If you’re like me, you likely need total darkness and quiet to get a good night’s sleep. Even then, it’ll take over an hour of lying in bed, pretending to sleep, before you actually fall asleep. If you’re like me, you also envy those who can fall asleep at a moment’s notice, seemingly by command. Why do these differences in sleep exist? Is there any way for a less sleep-prone person to become a person who is?
To figure out why some people fall asleep easier than others do, we should find out just why we fall asleep in the first place. The reason has to do with the body’s circadian rhythm. Circadian rhythm is a human’s sense of day and night — when to sleep and when not to sleep. The natural cycle of day and night reinforces maximum energy during the day and drowsiness after 8 p.m. to ensure a healthy sleep; however, circadian rhythm is easily manipulated by bright lights, melatonin and other sleep factors.
Moreover, there is a definite guideline for the perfect amount of time before someone falls asleep: An average sleeper should fall asleep in five to 15 minutes. Twenty to 30 minutes is worrying, implying insomnia, whereas five minutes is too short, implying unhealthy exhaustion. So, if you’re falling asleep in only a few minutes, you might just be sleep-deprived. Similarly, if you have trouble falling asleep, you might just need to sleep a bit less.
A powerful inhibitor of falling asleep is obvious: today’s particularly high-stress, workaholic culture. In the constant hustle of work and play, those who don’t sleep as easily can look at themselves to blame. While sleep can be the ultimate relaxer, many people have rejected sleep and instead turned toward social and leisure activities to counteract the grind toward productivity. And when they attempt to sleep, they often are still plagued by the desire to either work or play, disparaging sleep as neither fun nor productive. This rupture in sleep leads to many repercussions, completely wrecking a human’s natural circadian rhythm.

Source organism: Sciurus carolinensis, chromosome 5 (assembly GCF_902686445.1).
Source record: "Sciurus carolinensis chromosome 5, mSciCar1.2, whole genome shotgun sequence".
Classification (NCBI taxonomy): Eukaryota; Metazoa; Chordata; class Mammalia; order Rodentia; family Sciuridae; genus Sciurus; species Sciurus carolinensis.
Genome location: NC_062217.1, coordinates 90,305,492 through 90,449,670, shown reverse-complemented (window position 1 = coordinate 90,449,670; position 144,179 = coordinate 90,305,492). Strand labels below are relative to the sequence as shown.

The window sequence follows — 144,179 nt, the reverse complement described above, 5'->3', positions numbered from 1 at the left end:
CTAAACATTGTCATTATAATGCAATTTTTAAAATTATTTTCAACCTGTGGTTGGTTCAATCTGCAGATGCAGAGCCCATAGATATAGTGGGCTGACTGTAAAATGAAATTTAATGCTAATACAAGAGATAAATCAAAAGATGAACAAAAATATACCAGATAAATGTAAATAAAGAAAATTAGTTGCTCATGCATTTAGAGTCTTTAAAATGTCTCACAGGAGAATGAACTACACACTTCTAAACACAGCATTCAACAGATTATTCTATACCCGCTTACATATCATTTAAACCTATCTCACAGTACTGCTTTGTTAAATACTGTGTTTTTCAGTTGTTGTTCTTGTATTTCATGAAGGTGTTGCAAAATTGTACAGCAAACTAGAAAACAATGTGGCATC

Another difference between people who sleep well and people who don’t is, ironically, their focus on falling asleep. People who don’t sleep well often cannot sleep because they become too hyperaware and stressed over whether or not they are falling asleep. Anxiety can grow so heightened that sleepless people then associate the bedroom with wakefulness, rather than rest and calm. Contrastingly, people who sleep well associate the bedroom with calm thoughts, which lead to good sleep.
Sufficient sleep is the most crucial factor to a productive, rewarding day. Without it, most people can hardly function. In today’s high-stress work environment, we tend to neglect the importance of sleep, and even when sleep is the goal, some people still have trouble falling asleep. While that may just be due to overthinking about the amount of sleep we get, stress and anxiety are the more likely culprits. If you are one who simply cannot get to sleep, the answer may be easier said than done: Just relax.